Supplemental oxygen does not reduce postoperative nausea and vomiting after thyroidectomy
ABSTRACT Supplemental intra-operative oxygen 80% halves the incidence of nausea and vomiting after open and laparoscopic abdominal surgery, perhaps by ameliorating intestinal ischaemia associated with abdominal surgery. It is unlikely that thyroid surgery compromises intestinal perfusion. We therefore tested the hypothesis that supplemental perioperative oxygen does not reduce the risk of postoperative nausea and vomiting (PONV) after thyroidectomy.
One hundred and fifty patients undergoing thyroidectomy were given sevoflurane anaesthesia. After induction, patients were randomly assigned to the following treatments: (i). 30% oxygen, (ii). 80% oxygen, or (iii). 30% oxygen with droperidol 0.625 mg.
The overall incidence of nausea during the first 24 h after surgery was 48% in the patients given oxygen 30%, 46% in those given oxygen 80%, and 22% in those given droperidol (P=0.004). There were no significant differences between the oxygen 30% and 80% groups in incidence or severity of PONV, the need for rescue antiemetics, or patient satisfaction. Droperidol significantly shortened the time to first meal.
Supplemental oxygen was ineffective in preventing nausea and vomiting after thyroidectomy, but droperidol reduced the incidence.
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ABSTRACT: Náuseas e vômitos pós-operatórios são comuns e podem ser evitados. Complicações provenientes deste problema acarretam aumento de morbi-mortalidade. Foi realizada revisão de literatura no MEDLINE, com foco em estudos clínicos controlados. A fisiopatologia é complexa, com várias vias centrais aferentes e eferentes, e seu entendimento ajuda na escolha das medicações. Fatores de risco são apresentados, com escala de estratificação de chance para desenvolvimento de náuseas e vômitos pósoperatórios. Algoritmo para abordagem de pacientes com maior risco foi elaborado e estratifica nível de prevenção/tratamento a ser recebido, de modo a evitar uso excessivo de drogas e seus paraefeitos. Náuseas e vômitos pós-operatórios devem ser prevenidos, pois acarretam complicações e desconforto nos pacientes. Abordagem sistemática com análise de fatores de risco per-operatórios e prescrição de medicações podem ser eficazes para sua prevenção.Revista Brasileira de Terapia Intensiva 03/2009; 21(1):89-95. DOI:10.1590/S0103-507X2009000100013
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ABSTRACT: Postoperative nausea and vomiting (PONV) occurs in up to 63-84% of patients after thyroid surgery. This study aims to assess the effects of using a capsicum plaster to reduce PONV after thyroid surgery at either the Chinese acupuncture point (acupoint) Pericardium 6 (P6) or Korean hand acupuncture point K-D2. One-hundred eighty-four patients who underwent thyroid surgery were randomized in four groups (n = 46 each): control group = inactive tape at P6 acupoints and on both shoulders as a nonacupoint; P6 group = capsicum plaster at P6 points and inactive tape on both shoulders; K-D2 group = capsicum plaster at K-D2 acupoints and inactive tape on both shoulders; Sham group = capsicum plaster on both shoulders and inactive tape at P6 acupoints. The capsicum plaster was applied before the induction of anesthesia and removed at 8 hr after surgery. The incidence and severity of nausea and vomiting and the need for rescue antiemetics were decreased in the patients in the P6 and K-D2 groups compared to the patients in the control and sham groups (P < 0.001). The patients in the P6 and K-D2 groups also reported that they were more satisfied (P < 0.05). We conclude that the capsicum plaster at the P6 and K-D2 acupoint was a promising antiemetic method for the patients undergoing thyroid surgery.Korean journal of anesthesiology 12/2013; 65(6):539-43. DOI:10.4097/kjae.2013.65.6.539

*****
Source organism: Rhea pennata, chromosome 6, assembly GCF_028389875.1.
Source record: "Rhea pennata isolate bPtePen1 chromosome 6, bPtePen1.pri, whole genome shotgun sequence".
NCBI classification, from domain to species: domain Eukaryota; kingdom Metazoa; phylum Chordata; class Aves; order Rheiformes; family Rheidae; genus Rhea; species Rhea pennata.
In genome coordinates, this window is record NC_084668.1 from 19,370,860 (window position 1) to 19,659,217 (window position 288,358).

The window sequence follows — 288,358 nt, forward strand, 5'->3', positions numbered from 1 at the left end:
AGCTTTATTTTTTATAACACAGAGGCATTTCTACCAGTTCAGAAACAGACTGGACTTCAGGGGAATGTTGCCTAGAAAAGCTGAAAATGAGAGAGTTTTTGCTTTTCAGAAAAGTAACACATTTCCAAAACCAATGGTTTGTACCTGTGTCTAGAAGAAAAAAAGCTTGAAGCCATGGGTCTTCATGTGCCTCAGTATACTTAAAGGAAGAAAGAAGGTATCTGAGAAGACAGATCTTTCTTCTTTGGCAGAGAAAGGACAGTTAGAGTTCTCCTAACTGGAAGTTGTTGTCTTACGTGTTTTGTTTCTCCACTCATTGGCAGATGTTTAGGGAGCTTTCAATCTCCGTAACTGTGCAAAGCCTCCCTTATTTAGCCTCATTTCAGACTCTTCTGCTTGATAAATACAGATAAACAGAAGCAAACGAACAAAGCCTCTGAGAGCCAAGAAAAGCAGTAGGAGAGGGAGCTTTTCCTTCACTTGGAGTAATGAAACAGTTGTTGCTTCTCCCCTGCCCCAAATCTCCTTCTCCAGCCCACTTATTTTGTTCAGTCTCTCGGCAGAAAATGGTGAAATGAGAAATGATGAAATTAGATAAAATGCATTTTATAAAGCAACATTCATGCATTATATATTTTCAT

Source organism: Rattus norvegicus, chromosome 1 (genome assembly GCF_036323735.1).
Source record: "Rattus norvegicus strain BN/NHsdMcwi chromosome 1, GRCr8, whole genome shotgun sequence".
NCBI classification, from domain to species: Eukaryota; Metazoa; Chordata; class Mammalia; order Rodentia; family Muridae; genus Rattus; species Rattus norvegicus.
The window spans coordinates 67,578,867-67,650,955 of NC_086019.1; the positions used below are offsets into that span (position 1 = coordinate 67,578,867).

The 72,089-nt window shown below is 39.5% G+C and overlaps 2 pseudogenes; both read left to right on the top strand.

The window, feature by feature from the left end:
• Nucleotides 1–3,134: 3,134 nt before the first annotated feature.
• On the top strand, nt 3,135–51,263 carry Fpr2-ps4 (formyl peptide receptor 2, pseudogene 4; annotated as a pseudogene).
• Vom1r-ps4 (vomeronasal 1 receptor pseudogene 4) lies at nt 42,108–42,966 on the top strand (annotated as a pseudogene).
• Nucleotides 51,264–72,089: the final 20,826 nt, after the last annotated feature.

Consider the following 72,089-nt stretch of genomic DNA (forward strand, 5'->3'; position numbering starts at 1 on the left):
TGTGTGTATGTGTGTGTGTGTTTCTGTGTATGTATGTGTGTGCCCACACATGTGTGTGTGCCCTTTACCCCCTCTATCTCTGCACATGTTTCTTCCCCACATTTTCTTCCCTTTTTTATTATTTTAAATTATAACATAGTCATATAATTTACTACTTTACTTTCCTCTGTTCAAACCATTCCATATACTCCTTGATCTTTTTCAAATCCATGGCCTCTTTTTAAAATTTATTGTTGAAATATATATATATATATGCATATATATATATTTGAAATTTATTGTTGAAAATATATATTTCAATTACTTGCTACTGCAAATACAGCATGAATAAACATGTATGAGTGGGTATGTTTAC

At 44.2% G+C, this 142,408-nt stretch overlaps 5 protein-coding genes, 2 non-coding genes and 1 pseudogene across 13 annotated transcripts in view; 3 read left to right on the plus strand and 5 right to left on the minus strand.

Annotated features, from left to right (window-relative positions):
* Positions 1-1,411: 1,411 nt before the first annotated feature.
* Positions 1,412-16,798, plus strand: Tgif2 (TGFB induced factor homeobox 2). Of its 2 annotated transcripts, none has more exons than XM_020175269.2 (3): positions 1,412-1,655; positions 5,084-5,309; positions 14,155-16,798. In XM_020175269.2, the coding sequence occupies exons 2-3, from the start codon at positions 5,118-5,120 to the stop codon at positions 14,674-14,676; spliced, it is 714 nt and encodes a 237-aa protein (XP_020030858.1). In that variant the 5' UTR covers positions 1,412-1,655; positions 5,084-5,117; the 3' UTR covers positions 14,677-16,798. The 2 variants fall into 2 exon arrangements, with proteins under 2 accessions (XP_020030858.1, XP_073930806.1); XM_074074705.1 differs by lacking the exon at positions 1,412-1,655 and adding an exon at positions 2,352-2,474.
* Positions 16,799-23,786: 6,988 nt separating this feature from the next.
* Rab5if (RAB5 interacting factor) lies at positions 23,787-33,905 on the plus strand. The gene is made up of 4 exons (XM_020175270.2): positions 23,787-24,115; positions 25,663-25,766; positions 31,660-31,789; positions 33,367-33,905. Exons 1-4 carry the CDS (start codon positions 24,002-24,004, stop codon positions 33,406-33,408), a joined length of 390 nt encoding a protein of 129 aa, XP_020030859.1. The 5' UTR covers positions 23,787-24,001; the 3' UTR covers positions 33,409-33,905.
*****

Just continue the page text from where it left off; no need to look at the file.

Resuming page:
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ABSTRACT: Background. Pure oxygen ventilation during anaesthesia is debatable, as it may lead to development of atelectasis. Rationale of the study was to demonstrate the harmlessness of ventilation with pure oxygen. Methods. This is a single-centre, one-department observational trial. Prospectively collected routine-data of 76,784 patients undergoing general, gynaecological, orthopaedic, and vascular surgery during 1995–2009 were retrospectively analysed. Postoperative hypoxia, unplanned ICU-admission, surgical site infection (SSI), postoperative nausea and vomiting (PONV), and hospital mortality were continuously recorded. During 1996 the anaesthetic ventilation for all patients was changed from 30% oxygen plus 70% nitrous oxide to 100% oxygen in low-flow mode. Therefore, in order to minimize the potential of confounding due to a variety of treatments being used, we directly compared years 1995 (30% oxygen) and 1997 (100%), whereas the period 1998 to 2009 is simply described. Results. Comparing 1995 to 1997 pure oxygen ventilation led to a decreased incidence of postoperative hypoxic events (4.3 to 3.0%; p < 0.0001) and hospital mortality (2.1 to 1.6%; p = 0.088) as well as SSI (8.0 to 5.0%; p < 0.0001) and PONV (21.6 to 17.5%; p < 0.0001). There was no effect on unplanned ICU-admission (1.1 to 0.9; p = 0.18). Conclusions. The observed effects may be partly due to pure oxygen ventilation, abandonment of nitrous oxide, and application of low-flow anesthesia. Pure oxygen ventilation during general anaesthesia is harmless, as long as certain standards are adhered to. It makes anaesthesia simpler and safer and may reduce clinical morbidity, such as postoperative hypoxia and surgical site infection.10/2014; 2:e613. DOI:10.7717/peerj.613